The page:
Perspectives: The Supreme Court and Bipartisanship

Headline Roundup June 28th, 2021

Despite increasing political polarization in the U.S., the Supreme Court has delivered several recent unanimous or near-majority rulings on high profile cases. June 17 saw both a unanimous ruling by the Court on Fulton v. Philadelphia, and a 7-2 ruling to uphold the Affordable Care Act. This month, a Pennsylvania cheerleader's free speech case and a National Collegiate Athletic Association (NCAA) federal antitrust case also saw unanimous or near-unanimous rulings from the Justices. This comes as some argue that the Supreme Court has become partisan and "unbalanced." President Joe Biden, who called the U.S. court system "out of whack" during his presidential campaign, created a commission in April to investigate adding seats to the Supreme Court. 

Some on social media expressed their surprise at a "rare" unanimous Supreme Court ruling, while some outlets pointed out that the percentage of all unanimous Supreme Court ranged from 36% to 66% between 2008 and 2019. Some voices on the right claimed that the "divided" Supreme Court narrative was being pushed by Democratic lawmakers as an excuse to change the structure of the Supreme Court and gain political power. Others commended the justices for "properly practicing politics" by reaching "broad agreement on narrow issues" and avoiding blatant partisanship.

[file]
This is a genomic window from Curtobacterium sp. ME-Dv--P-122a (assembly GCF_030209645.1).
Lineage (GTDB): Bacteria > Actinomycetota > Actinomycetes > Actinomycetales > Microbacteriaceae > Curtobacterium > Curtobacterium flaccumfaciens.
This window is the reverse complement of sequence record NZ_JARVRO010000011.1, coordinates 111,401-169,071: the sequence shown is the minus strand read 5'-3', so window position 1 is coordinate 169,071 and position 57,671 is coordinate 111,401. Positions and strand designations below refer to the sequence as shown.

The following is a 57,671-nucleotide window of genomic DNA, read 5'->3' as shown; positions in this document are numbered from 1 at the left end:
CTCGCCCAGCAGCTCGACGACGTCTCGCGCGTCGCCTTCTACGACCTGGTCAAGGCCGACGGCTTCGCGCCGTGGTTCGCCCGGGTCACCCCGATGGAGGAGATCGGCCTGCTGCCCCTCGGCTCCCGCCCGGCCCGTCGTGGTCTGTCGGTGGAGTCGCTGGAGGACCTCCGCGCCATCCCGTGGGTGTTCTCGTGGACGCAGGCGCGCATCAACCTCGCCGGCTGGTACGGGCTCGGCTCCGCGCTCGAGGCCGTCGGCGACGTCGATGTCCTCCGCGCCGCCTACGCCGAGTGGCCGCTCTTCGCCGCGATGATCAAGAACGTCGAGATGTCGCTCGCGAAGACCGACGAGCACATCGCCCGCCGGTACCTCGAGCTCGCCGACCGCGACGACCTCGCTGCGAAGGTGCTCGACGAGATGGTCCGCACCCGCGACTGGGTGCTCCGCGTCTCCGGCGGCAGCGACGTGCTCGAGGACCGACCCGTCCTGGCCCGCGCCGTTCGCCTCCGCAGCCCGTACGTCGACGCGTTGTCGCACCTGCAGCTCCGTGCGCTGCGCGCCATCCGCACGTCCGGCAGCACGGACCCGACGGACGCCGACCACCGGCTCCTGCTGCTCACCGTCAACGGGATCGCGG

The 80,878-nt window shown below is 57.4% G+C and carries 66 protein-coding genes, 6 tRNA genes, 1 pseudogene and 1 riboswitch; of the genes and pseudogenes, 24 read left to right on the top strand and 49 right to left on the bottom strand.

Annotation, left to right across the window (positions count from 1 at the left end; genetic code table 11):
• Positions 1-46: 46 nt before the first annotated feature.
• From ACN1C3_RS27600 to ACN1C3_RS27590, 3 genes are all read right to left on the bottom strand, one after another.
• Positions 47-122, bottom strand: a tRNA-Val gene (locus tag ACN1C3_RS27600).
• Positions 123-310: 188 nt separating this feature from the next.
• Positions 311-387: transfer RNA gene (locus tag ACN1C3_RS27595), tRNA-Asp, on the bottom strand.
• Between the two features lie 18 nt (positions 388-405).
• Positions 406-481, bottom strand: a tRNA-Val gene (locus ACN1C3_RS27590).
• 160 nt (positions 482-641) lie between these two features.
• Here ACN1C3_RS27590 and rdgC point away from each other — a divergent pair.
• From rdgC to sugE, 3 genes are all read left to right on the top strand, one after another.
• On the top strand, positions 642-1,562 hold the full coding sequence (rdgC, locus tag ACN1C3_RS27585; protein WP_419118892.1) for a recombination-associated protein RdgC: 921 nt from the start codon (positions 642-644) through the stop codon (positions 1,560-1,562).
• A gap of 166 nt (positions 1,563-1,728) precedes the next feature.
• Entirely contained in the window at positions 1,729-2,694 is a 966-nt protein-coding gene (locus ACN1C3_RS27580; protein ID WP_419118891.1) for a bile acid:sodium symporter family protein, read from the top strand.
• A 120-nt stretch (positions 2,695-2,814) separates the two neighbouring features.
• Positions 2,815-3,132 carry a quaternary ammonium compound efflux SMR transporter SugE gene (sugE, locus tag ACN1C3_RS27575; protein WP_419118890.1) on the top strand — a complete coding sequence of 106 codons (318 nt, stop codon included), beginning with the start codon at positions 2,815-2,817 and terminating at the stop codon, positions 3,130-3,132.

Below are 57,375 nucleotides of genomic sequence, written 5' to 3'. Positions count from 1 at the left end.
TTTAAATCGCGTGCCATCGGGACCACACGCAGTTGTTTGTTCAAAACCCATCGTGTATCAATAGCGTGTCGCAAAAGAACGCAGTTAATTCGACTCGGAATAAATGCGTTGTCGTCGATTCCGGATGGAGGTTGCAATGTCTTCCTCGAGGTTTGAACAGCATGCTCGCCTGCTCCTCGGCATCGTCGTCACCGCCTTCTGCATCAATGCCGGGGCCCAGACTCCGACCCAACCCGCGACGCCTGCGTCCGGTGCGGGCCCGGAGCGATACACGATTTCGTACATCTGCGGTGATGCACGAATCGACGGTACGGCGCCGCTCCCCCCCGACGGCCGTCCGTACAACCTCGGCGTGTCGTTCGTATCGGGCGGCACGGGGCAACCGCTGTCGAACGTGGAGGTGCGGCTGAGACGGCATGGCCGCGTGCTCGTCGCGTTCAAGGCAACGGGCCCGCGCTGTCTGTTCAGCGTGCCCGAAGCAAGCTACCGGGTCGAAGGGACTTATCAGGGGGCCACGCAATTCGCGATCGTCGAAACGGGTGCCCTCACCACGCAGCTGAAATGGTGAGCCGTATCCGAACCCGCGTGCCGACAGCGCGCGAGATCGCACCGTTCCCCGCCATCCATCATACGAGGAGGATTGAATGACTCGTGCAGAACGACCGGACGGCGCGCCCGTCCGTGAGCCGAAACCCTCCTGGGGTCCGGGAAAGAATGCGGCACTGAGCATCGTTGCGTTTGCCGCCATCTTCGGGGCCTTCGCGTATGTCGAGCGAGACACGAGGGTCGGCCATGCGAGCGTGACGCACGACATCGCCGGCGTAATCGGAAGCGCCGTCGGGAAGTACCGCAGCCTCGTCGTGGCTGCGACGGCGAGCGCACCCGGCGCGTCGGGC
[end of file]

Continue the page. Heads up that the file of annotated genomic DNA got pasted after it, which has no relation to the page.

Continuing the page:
From the Left
319
OPINION

The Supreme Court term that began last fall has spanned several epochal upheavals at once: the second peak and wind-down of the coronavirus pandemic, the 2020 Presidential election, and its dramatic aftermath, including the violent mob attempt to block the certification of the outcome. During the term, oral arguments were conducted entirely by telephone, a low-tech option that had the effect of keeping the Justices less visually accessible to the public. Amy Coney Barrett took the late Ruth Bader Ginsburg’s seat, creating a six-Justice conservative majority that seemed to insure...

Read full story
Some content from this outlet may be limited or behind a paywall.
From the Center
319
ANALYSIS

In one of the final decisions of its current term, the Supreme Court unanimously ruled against the National Collegiate Athletic Association in a closely watched case, concluding that the NCAA could not prevent certain payments to college athletes, thus putting the longstanding amateur model of college sports in jeopardy.

After the ruling was announced, Trey Wingo, a former ESPN host and commentator, sent a tweet that sought to encapsulate how stunning the Supreme Court’s 9-0 decision was.

“A 9-0 Supreme Court ruling is the equivalent of finding a unicorn and...

Read full story
From the Right
319
OPINION

The Supreme Court this week continued to disappoint congressional Democrats and activists with a long line of embarrassingly unanimous, nonideological rulings. After all, the court is supposedly (to use President Biden’s words) “out of whack” due to its irreconcilable ideological divisions. Indeed, the court is allegedly so dysfunctionally divided that many, including Democratic leaders, have called for sweeping changes — from packing the court with new justices to changing its voting rules or even creating an alternative court.

That is why these weeks have so frustrated those who insist the court...

Read full story